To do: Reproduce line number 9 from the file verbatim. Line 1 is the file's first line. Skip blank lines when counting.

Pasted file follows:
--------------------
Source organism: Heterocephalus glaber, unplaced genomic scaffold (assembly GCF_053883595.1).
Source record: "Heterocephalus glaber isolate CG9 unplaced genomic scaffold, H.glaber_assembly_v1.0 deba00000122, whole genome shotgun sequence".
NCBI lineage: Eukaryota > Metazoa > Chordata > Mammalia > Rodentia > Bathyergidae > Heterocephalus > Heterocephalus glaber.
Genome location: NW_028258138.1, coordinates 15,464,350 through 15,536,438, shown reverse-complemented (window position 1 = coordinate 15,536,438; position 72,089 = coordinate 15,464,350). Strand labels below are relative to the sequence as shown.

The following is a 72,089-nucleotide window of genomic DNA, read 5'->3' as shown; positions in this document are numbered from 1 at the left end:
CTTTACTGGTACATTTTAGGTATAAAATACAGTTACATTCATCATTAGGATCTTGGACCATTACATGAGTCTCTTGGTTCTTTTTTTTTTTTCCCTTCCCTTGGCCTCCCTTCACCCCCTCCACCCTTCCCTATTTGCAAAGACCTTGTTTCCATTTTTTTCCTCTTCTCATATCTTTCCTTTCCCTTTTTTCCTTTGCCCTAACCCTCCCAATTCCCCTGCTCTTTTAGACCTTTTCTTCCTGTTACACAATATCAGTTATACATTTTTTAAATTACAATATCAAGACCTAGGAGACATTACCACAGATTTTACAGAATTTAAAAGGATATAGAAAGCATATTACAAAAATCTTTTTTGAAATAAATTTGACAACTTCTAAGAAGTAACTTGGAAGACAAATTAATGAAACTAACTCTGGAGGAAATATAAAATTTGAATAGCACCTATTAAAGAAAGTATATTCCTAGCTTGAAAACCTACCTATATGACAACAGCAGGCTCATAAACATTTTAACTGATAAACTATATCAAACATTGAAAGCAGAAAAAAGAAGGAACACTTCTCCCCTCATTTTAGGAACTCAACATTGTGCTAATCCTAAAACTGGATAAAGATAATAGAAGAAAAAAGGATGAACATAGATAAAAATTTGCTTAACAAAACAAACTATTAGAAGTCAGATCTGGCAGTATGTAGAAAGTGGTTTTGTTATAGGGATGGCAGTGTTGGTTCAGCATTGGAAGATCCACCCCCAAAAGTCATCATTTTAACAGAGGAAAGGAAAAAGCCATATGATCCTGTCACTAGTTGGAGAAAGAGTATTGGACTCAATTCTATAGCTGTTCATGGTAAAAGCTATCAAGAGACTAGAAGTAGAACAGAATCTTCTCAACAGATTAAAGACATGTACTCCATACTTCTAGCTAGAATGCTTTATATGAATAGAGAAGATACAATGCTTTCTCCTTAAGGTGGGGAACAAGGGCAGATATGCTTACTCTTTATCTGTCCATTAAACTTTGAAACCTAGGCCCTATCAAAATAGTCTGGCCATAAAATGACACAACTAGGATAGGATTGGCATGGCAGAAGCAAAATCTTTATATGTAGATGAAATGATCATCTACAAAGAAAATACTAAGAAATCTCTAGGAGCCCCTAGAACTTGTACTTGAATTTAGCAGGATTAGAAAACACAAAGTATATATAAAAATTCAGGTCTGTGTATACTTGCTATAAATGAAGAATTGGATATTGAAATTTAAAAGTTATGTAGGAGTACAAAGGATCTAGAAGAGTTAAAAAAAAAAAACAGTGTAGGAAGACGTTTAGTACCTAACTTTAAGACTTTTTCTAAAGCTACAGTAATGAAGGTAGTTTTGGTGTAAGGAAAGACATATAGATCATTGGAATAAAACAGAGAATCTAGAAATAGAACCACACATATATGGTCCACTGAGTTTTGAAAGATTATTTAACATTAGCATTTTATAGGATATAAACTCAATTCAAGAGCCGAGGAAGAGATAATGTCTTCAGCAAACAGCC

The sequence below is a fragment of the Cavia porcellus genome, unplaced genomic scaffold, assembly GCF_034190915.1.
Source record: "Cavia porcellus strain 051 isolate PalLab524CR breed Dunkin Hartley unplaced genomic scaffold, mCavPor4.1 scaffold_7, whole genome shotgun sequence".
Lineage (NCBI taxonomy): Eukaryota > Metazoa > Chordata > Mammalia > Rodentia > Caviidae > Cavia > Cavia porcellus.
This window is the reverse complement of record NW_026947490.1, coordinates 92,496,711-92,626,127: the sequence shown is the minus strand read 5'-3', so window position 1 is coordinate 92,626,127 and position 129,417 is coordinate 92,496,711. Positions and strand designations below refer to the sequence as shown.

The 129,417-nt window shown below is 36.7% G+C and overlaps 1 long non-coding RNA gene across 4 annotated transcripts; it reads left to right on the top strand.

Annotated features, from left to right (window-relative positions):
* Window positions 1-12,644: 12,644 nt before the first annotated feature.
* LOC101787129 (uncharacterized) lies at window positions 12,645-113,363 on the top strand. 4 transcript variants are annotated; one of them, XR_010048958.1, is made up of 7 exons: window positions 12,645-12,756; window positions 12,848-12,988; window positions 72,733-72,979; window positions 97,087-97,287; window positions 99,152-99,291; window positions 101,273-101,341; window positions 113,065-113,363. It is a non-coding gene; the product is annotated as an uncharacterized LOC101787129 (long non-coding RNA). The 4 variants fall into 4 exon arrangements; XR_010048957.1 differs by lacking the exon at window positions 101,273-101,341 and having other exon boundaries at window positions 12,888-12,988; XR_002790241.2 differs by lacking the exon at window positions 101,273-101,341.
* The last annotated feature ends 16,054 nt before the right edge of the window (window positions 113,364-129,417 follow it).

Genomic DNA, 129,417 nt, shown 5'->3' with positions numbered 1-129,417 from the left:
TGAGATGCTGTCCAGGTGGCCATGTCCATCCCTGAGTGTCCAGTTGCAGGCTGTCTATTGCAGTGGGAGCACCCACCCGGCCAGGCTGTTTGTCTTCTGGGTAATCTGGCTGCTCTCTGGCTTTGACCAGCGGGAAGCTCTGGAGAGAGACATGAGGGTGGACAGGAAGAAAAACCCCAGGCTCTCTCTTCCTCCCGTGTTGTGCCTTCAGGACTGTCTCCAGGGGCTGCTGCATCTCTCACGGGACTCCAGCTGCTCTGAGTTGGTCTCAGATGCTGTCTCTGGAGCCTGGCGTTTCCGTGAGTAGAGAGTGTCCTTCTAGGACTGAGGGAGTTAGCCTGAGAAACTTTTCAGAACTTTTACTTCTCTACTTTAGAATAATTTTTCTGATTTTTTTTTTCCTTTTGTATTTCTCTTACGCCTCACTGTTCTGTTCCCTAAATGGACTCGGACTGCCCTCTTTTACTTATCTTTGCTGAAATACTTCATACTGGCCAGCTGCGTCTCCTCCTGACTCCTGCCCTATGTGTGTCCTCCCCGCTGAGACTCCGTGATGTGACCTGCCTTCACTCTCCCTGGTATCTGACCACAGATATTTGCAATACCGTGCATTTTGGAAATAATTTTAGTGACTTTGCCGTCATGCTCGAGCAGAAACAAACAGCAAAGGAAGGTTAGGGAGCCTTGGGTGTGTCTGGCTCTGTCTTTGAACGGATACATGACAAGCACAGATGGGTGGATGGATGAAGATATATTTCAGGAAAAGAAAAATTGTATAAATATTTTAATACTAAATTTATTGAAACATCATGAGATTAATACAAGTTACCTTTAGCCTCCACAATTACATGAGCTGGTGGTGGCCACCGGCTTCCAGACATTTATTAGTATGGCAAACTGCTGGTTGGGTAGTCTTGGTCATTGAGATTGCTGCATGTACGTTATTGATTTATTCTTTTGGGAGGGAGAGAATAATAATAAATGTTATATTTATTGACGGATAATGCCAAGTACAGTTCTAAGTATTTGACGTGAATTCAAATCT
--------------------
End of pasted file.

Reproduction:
Lineage (NCBI taxonomy): Eukaryota > Metazoa > Chordata > Mammalia > Rodentia > Caviidae > Cavia > Cavia porcellus.